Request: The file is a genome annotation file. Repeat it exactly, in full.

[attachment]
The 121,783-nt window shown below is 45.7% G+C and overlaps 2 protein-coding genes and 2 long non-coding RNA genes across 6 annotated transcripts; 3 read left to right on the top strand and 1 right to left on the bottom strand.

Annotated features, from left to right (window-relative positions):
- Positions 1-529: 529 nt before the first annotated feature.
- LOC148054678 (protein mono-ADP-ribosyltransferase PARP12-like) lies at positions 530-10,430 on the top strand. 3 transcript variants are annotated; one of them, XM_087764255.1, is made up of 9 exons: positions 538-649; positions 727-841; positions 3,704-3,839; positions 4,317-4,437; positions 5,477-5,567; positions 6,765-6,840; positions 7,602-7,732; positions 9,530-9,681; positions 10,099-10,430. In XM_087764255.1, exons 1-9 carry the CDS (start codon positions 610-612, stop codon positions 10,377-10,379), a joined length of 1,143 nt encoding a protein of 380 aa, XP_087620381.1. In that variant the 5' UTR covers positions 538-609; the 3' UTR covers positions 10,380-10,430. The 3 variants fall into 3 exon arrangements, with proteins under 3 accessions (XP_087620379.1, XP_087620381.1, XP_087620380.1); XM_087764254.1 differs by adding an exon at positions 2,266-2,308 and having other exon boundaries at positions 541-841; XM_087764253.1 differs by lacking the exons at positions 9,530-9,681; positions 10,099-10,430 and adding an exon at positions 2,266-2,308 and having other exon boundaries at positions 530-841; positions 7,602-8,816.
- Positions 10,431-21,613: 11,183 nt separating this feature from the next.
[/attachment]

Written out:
The 121,783-nt window shown below is 45.7% G+C and overlaps 2 protein-coding genes and 2 long non-coding RNA genes across 6 annotated transcripts; 3 read left to right on the top strand and 1 right to left on the bottom strand.

Annotated features, from left to right (window-relative positions):
- Positions 1-529: 529 nt before the first annotated feature.
- LOC148054678 (protein mono-ADP-ribosyltransferase PARP12-like) lies at positions 530-10,430 on the top strand. 3 transcript variants are annotated; one of them, XM_087764255.1, is made up of 9 exons: positions 538-649; positions 727-841; positions 3,704-3,839; positions 4,317-4,437; positions 5,477-5,567; positions 6,765-6,840; positions 7,602-7,732; positions 9,530-9,681; positions 10,099-10,430. In XM_087764255.1, exons 1-9 carry the CDS (start codon positions 610-612, stop codon positions 10,377-10,379), a joined length of 1,143 nt encoding a protein of 380 aa, XP_087620381.1. In that variant the 5' UTR covers positions 538-609; the 3' UTR covers positions 10,380-10,430. The 3 variants fall into 3 exon arrangements, with proteins under 3 accessions (XP_087620379.1, XP_087620381.1, XP_087620380.1); XM_087764254.1 differs by adding an exon at positions 2,266-2,308 and having other exon boundaries at positions 541-841; XM_087764253.1 differs by lacking the exons at positions 9,530-9,681; positions 10,099-10,430 and adding an exon at positions 2,266-2,308 and having other exon boundaries at positions 530-841; positions 7,602-8,816.
- Positions 10,431-21,613: 11,183 nt separating this feature from the next.